For a lot of businesses today, and especially those where workers are often remote and need to get in touch quickly, services like Slack and Microsoft Teams are crucial. It should go without saying that when these services fail, it can cause more than a little panic and headache in the workplace. That’s exactly what Microsoft Teams users faced recently when they were unable to log in due to an authentication error after Microsoft let a crucial renewal slip by.
It was reported early on February 3, 2020 that Microsoft Teams users were experiencing login errors, for which Microsoft launched an investigation into the matter. It was a little less than an hour later that Microsoft revealed that they were applying a new authentication security certificate fix. The crucial renewal of this certificate (or lack thereof) was deemed the reason users could not establish a connection to the Microsoft Teams service. By around 11:20AM ET, Microsoft claimed to have deployed the fix and service resumed on Microsoft Teams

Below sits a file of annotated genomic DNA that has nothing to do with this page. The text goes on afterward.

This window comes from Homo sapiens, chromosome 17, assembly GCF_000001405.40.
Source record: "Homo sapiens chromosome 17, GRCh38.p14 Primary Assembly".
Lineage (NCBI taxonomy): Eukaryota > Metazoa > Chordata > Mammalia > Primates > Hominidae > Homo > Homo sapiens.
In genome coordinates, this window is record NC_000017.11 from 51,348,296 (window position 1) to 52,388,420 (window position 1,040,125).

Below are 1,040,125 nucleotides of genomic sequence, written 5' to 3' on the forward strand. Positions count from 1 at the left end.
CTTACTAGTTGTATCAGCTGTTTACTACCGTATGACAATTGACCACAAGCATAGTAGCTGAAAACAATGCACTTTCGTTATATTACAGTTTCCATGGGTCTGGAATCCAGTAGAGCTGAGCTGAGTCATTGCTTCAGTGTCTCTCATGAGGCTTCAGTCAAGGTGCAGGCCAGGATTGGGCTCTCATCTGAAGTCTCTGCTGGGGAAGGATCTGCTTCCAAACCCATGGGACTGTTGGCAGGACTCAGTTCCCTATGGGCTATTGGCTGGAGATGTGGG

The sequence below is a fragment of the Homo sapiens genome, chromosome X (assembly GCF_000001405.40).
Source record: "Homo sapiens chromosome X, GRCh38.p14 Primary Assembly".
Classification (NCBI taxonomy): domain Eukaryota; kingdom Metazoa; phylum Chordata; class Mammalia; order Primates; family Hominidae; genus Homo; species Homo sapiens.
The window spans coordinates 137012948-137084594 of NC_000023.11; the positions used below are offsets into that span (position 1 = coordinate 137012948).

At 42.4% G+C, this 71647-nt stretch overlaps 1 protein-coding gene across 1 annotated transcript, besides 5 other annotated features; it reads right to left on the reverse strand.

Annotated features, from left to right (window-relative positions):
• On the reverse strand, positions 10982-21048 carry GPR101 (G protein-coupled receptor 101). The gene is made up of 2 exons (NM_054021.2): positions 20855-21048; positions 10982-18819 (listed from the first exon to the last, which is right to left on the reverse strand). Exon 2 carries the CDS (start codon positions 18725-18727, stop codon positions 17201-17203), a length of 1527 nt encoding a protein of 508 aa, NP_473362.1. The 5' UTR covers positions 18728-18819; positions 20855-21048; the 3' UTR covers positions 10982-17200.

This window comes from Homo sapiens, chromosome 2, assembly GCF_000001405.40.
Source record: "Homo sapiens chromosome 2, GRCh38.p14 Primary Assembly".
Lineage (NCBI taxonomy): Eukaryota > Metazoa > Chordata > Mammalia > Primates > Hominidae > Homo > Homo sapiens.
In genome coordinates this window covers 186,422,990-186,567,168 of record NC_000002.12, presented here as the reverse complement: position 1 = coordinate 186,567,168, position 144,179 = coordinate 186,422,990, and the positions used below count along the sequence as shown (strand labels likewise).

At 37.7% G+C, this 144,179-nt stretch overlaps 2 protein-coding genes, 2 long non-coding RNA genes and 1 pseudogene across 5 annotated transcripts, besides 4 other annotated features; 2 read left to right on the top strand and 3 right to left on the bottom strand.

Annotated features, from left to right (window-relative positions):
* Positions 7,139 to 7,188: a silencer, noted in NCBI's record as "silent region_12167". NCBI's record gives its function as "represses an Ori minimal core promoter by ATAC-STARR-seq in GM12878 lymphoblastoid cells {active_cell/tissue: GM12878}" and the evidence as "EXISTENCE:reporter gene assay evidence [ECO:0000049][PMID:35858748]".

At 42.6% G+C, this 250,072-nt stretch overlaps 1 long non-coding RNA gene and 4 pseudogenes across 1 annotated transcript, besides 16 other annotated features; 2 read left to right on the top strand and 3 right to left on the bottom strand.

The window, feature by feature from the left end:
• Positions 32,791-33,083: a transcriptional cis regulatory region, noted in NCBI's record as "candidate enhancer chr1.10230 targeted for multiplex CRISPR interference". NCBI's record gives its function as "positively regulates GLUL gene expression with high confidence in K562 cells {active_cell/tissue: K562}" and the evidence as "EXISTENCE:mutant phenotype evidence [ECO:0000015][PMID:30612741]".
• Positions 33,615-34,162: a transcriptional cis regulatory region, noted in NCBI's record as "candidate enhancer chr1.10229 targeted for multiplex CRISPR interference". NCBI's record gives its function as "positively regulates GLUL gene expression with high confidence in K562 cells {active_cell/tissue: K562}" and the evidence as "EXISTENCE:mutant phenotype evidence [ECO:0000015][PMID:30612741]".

We've initiated the deployment of the updated certificate and are monitoring service health as the fix progresses. Additional information can be found under TM202916 in the admin center.— Microsoft 365 Status (@MSFT365Status) February 3, 2020
Slack has been the go-to platform for many online workplaces in terms of communication. Even in 2018, rumors were going around that Slack was preparing an IPO that would value the company at around $7 billion. That hasn’t kept Microsoft from entering the space, though it seems the would-be competitor to Slack’s service has some lessons to learn about keeping the platform up and running. Communication through services like Slack and Microsoft Teams is often a crucial part of daily business in the workplaces that use them, and anyone on Slack can tell you that when there has been a hitch in the services, it’s unnerving at least and completely derailing on a business day at worst.
Either way, it looks like Microsoft Teams has found their way through this little, if not slightly embarrassing, mishap. Somebody should probably set a reminder at Microsoft Teams to monitor expiring certificates more closely.